Eleven European countries, plus Australia and Canada pay their manufacturing workers more in compensation -- wages plus benefits -- than the United States, according to BLS data from 2010, the most recent on record. Exchange rate fluctuations make the numbers a bit volatile, but with that caveat out of the way, onto the graphs:
Harry Truman famously begged for one-handed economists. You understand why when you read charts like these. On the one hand, the fact that U.S. manufacturing workers are seeing their salaries fall below the private sector (see below) is good news. It makes them more competitive compared to workers in China and Taiwan. That could mean more U.S. jobs. As the gap closes between U.S. and foreign wages, more manufacturing jobs will stay here, especially when companies factor in the cost of shipping and logistics.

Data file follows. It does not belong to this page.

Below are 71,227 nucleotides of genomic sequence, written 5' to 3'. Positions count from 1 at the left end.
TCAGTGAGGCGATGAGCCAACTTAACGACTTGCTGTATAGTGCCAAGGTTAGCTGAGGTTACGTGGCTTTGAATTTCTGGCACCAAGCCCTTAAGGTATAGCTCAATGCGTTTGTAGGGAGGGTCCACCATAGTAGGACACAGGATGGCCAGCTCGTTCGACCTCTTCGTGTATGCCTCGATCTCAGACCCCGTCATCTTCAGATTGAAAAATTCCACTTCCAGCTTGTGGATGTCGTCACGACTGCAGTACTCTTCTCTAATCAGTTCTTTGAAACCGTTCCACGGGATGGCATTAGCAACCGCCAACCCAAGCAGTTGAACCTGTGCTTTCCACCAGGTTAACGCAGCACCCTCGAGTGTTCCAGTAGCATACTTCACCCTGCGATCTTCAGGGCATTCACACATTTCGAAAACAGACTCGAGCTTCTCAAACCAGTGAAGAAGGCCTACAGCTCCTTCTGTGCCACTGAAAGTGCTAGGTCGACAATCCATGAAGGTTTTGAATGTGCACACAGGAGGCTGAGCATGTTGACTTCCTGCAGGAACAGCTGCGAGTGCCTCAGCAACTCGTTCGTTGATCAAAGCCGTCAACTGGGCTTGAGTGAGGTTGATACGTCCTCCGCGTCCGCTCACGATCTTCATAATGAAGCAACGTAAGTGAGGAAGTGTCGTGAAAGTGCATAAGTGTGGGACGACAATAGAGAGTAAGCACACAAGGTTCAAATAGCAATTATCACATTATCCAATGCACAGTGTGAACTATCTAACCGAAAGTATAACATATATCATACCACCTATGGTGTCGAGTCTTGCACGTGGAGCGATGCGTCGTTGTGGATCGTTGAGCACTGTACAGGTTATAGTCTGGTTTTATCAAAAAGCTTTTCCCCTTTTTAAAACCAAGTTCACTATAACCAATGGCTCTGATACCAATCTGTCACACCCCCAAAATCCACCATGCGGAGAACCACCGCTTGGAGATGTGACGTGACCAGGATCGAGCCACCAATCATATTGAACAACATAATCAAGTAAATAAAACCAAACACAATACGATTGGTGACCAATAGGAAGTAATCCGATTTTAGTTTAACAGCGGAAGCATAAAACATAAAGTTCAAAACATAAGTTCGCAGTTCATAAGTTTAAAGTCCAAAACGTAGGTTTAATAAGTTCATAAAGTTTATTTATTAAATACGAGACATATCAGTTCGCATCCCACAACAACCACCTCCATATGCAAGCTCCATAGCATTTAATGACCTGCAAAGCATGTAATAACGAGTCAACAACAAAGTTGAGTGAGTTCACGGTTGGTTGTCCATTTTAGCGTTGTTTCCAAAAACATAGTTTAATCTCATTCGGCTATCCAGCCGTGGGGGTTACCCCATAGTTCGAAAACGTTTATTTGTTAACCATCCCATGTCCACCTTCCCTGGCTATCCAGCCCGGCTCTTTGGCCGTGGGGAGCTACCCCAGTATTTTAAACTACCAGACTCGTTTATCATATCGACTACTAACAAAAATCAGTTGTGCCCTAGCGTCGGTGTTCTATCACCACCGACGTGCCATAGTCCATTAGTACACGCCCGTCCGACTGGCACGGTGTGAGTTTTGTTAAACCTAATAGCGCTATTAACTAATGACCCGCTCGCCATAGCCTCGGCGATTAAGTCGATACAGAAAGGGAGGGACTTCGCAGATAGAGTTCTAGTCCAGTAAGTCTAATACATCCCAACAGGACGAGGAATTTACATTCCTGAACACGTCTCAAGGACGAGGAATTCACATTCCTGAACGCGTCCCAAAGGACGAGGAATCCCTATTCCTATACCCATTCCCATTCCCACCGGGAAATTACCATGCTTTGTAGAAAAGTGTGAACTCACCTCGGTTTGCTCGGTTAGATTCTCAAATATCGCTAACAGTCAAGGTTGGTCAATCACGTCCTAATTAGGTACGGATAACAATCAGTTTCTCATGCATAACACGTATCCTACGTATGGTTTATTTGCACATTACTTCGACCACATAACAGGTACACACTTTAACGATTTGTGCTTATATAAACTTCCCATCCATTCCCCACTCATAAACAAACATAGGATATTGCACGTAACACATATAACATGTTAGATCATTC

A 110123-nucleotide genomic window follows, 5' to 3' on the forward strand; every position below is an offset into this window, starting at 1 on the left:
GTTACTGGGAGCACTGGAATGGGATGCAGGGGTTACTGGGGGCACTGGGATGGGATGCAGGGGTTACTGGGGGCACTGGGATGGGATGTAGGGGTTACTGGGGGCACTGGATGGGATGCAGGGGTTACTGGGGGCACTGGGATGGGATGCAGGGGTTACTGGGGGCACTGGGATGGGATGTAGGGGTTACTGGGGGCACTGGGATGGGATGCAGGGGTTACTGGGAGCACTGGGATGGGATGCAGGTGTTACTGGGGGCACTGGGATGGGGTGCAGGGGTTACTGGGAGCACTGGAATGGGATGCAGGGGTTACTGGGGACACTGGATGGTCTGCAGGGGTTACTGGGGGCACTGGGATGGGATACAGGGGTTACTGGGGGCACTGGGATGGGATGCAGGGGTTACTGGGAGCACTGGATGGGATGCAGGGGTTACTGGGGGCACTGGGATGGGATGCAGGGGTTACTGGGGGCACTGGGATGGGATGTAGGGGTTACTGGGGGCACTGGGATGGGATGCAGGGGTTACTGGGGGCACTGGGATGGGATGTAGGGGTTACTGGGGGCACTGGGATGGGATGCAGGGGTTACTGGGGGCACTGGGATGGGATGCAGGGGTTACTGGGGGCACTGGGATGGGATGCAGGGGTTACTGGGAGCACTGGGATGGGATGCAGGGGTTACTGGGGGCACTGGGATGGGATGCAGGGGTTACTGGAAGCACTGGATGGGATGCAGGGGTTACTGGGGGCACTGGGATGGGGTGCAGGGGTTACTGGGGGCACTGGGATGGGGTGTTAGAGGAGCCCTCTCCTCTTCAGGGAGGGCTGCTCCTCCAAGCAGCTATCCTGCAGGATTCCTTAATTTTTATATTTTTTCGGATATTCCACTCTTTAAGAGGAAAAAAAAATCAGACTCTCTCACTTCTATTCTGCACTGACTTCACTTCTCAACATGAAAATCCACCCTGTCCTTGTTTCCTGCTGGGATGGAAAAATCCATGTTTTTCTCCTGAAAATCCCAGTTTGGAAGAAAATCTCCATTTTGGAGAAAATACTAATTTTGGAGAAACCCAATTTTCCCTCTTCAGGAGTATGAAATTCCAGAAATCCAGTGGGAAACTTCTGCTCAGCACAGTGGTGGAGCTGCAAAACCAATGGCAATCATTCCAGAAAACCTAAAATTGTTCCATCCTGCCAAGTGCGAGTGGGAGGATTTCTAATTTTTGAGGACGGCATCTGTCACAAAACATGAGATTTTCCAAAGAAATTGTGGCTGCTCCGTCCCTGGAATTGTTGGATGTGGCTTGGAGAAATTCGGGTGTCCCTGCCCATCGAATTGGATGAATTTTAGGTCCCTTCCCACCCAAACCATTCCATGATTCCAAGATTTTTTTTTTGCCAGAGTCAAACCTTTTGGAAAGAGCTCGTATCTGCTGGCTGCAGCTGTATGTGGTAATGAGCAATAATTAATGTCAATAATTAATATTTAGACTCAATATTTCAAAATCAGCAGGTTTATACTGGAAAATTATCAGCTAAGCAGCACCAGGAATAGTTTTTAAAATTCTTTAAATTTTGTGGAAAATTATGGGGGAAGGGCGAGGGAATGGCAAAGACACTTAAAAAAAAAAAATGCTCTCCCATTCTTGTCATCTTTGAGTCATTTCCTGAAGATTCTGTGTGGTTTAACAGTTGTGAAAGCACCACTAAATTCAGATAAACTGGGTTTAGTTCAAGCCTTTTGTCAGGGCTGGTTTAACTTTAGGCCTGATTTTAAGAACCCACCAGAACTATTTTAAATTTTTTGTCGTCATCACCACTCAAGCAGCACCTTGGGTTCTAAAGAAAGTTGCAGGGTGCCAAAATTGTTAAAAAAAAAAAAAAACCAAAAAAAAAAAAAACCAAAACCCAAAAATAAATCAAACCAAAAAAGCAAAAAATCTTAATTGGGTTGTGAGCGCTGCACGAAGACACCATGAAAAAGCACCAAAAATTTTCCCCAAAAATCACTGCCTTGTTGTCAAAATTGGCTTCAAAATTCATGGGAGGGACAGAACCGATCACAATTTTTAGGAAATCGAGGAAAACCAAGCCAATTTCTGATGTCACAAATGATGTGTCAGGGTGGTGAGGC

On the other hand, falling salaries aren't so awesome for the workers whose wages aren't keeping up with the rest of economy and find they can't afford the rising cost of health care, higher education, and energy. What you're left with is the inevitable pain of a necessary transition, which might as well be a new rubric for economic coverage. What's good for employment -- cheaper workers -- isn't necessarily better for the employed.
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